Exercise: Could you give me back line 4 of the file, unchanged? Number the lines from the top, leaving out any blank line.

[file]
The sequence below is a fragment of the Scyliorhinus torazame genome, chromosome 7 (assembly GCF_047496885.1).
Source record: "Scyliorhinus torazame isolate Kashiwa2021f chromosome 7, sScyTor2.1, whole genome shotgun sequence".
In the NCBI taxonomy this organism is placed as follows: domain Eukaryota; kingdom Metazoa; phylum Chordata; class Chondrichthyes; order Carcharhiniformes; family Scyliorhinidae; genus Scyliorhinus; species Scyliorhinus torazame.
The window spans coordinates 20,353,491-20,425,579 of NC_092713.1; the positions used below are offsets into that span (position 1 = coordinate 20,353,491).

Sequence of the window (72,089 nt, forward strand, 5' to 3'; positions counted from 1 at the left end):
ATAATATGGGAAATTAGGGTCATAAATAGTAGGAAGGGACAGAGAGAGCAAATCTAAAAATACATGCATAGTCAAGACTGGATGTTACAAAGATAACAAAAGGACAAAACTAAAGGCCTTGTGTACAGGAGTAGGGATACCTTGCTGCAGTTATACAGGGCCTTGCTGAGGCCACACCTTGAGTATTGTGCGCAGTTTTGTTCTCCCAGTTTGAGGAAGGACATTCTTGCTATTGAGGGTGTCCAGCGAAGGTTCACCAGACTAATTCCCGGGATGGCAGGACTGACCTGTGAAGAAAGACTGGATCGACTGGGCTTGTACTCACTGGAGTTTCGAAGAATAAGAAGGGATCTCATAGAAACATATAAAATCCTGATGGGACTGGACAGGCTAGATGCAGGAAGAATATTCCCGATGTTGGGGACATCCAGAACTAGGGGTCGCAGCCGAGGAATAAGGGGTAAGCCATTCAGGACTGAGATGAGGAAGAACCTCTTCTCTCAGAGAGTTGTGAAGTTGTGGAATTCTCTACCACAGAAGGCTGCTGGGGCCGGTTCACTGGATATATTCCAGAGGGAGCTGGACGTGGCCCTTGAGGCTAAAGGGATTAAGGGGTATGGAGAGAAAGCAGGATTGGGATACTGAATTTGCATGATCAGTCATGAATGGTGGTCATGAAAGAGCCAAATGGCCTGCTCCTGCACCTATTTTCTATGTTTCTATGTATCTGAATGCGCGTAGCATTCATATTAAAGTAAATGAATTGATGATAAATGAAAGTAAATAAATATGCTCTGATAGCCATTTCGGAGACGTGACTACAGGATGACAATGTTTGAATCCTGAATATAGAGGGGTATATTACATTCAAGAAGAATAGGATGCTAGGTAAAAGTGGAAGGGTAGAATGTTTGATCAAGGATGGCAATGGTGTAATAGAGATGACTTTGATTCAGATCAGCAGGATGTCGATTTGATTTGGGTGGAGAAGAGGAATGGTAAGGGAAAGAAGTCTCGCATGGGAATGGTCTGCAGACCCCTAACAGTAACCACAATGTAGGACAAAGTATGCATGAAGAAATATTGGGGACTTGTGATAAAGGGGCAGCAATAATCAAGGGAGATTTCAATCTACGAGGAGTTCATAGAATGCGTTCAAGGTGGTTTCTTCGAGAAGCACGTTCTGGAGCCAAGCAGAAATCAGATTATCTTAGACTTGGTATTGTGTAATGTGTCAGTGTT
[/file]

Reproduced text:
The window spans coordinates 20,353,491-20,425,579 of NC_092713.1; the positions used below are offsets into that span (position 1 = coordinate 20,353,491).